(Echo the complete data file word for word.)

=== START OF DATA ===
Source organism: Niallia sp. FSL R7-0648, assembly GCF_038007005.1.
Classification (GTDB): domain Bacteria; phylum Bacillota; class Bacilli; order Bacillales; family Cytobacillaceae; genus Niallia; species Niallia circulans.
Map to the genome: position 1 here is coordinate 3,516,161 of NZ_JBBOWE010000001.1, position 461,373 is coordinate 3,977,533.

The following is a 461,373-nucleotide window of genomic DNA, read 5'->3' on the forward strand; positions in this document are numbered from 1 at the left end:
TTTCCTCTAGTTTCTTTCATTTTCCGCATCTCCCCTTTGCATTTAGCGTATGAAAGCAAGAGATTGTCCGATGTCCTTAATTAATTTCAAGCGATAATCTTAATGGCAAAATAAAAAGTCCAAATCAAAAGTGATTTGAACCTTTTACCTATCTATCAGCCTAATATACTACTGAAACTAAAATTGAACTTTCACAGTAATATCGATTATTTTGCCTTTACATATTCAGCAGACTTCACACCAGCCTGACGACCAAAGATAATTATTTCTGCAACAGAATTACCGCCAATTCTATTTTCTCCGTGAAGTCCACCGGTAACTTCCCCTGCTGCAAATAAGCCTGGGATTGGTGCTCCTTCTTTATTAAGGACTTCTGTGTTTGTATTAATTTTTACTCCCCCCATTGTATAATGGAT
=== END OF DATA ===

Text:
Source organism: Niallia sp. FSL R7-0648, assembly GCF_038007005.1.
Classification (GTDB): domain Bacteria; phylum Bacillota; class Bacilli; order Bacillales; family Cytobacillaceae; genus Niallia; species Niallia circulans.
Map to the genome: position 1 here is coordinate 3,516,161 of NZ_JBBOWE010000001.1, position 461,373 is coordinate 3,977,533.

The following is a 461,373-nucleotide window of genomic DNA, read 5'->3' on the forward strand; positions in this document are numbered from 1 at the left end:
TTTCCTCTAGTTTCTTTCATTTTCCGCATCTCCCCTTTGCATTTAGCGTATGAAAGCAAGAGATTGTCCGATGTCCTTAATTAATTTCAAGCGATAATCTTAATGGCAAAATAAAAAGTCCAAATCAAAAGTGATTTGAACCTTTTACCTATCTATCAGCCTAATATACTACTGAAACTAAAATTGAACTTTCACAGTAATATCGATTATTTTGCCTTTACATATTCAGCAGACTTCACACCAGCCTGACGACCAAAGATAATTATTTCTGCAACAGAATTACCGCCAATTCTATTTTCTCCGTGAAGTCCACCGGTAACTTCCCCTGCTGCAAATAAGCCTGGGATTGGTGCTCCTTCTTTATTAAGGACTTCTGTGTTTGTATTAATTTTTACTCCCCCCATTGTATAATGGAT